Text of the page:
Arthur was first married in 1922, and his first wife, Grace, was a great help to him in all his ringing activities. She was his “right-hand man,” especially in organising the rallies, assisting with peal record writing, and District secretarial work. They had two children, who both became ringers, John, who gained his London B.Sc., and is now mathematics master at Bournemouth Grammar School, has two children, and Mary, married and living at Southport, has three in her family, including twin daughters. Unfortunately, Mrs. Grace Davis died in 1955, after a very short and most unexpected illness had required an operation. This was a great loss to Arthur, and he was forced to give up much of his organising work, because of her help. In 1958, Arthur remarried, and he and his wife, Gillian, have a daughter aged two, who is quite used to visiting Christchurch Priory belfry, where her father and mother both ring for Sunday service.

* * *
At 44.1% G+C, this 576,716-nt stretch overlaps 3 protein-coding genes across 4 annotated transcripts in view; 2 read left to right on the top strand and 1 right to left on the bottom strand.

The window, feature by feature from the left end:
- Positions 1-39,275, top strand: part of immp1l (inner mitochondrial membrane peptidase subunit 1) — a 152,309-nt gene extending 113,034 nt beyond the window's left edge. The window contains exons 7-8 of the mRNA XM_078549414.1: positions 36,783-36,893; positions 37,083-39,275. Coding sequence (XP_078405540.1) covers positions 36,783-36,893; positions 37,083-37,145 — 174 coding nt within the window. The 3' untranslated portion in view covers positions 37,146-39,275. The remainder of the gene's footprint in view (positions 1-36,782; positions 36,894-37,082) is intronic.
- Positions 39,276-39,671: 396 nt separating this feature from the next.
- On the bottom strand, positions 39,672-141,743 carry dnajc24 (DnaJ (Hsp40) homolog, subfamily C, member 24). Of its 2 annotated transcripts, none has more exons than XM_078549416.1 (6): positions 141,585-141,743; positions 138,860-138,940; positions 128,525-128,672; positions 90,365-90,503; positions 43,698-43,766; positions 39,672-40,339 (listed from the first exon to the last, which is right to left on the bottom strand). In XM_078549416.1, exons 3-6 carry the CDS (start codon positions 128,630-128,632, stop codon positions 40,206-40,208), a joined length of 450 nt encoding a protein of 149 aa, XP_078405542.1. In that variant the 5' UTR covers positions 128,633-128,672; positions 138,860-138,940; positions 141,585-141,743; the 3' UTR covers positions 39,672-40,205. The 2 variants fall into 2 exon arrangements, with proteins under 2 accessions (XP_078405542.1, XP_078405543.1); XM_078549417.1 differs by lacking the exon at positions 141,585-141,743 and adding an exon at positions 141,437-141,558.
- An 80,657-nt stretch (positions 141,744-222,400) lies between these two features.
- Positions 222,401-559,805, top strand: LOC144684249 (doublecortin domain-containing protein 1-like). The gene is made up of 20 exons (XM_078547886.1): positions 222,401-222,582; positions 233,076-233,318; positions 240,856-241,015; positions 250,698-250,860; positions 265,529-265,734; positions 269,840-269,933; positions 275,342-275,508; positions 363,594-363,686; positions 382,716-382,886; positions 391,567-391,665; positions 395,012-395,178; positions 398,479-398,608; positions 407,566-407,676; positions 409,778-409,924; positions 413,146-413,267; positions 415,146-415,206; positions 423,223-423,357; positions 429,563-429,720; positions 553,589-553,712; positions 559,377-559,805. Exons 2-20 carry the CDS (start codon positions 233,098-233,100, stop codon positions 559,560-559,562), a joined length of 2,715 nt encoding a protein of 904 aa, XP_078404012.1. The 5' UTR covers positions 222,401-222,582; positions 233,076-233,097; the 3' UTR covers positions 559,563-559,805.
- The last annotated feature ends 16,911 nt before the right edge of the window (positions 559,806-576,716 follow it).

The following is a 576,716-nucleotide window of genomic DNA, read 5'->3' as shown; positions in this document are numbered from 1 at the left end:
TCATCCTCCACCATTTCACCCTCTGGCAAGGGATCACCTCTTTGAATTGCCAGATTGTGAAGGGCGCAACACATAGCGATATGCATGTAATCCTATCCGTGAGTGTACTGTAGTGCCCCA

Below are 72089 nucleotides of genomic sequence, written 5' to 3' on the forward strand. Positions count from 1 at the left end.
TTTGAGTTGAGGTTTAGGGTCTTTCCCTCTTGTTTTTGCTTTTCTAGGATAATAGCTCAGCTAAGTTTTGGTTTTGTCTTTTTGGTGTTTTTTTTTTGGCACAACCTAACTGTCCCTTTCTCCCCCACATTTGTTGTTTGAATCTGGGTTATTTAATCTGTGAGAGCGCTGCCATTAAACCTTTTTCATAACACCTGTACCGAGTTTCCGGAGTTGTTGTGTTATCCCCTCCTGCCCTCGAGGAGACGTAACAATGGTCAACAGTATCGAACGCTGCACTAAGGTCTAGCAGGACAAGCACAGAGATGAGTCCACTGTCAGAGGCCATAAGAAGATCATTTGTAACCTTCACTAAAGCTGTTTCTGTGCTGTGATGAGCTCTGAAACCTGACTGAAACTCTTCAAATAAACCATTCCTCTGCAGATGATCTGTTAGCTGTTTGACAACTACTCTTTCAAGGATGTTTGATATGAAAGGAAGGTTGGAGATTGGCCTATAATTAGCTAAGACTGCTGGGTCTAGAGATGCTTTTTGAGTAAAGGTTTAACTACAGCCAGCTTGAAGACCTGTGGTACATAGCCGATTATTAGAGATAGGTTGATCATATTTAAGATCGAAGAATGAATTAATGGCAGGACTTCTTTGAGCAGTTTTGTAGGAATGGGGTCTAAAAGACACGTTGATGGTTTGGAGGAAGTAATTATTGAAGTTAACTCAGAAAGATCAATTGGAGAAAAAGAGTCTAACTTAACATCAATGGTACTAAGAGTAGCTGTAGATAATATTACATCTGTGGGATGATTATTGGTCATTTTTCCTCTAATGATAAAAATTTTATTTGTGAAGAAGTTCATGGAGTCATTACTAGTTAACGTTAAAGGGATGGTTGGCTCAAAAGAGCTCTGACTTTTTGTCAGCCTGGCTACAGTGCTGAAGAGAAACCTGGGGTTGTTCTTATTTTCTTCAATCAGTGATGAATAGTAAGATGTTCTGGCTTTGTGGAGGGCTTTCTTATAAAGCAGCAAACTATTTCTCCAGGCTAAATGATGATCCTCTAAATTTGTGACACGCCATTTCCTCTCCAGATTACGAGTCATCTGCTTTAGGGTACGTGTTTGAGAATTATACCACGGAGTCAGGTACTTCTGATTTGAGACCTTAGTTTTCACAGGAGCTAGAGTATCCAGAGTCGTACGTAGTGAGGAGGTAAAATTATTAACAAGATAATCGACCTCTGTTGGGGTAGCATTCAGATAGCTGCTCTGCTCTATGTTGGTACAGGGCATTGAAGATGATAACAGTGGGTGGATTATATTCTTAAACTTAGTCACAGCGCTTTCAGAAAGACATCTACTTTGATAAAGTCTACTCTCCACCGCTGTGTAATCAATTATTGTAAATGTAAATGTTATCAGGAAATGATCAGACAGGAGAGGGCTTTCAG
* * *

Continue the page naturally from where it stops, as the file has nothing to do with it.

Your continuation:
Amongst other activities, Arthur is very keen on amateur dramatics. He was a founder member of the St. Peter’s Players in 1926, one of the leading Bournemouth societies, and was chairman for 12 years. He directed over 40 full length plays for them, and also produced and presented over 25 religious plays for the St. Peter’s Drama Group. These presentations took place in St. Peter’s Church and other churches, and he took the York Nativity play to Hereford Cathedral for two performances in 1953. He is now a vice-president of the society. Arthur has also played cricket for 45 years, and was secretary for most of that time. His first club was the St. Peter’s Cricket Club, which disbanded during the war, and afterwards joined the Old Bournemouthians Cricket Club, now one of the leading clubs in the district. He took over 100 wickets each season for 12 consecutive seasons for the St. Peter’s Club.
During the period that Arthur was captain at St. Peter’s, Bournemouth, a large number of ringers visited the tower, while on holiday. Joining the local company for service ringing and practices, they were usually impressed by the high standard of striking which Arthur insisted upon. In the past he was most happy when teaching beginners, and arranging a peal attempt for a first pealer. Although Arthur is having a lull in teaching and organising activities at present, he is still always willing to help in any way to further the cause of the art.
The Ringing World No. 2642, December 8, 1961, page 822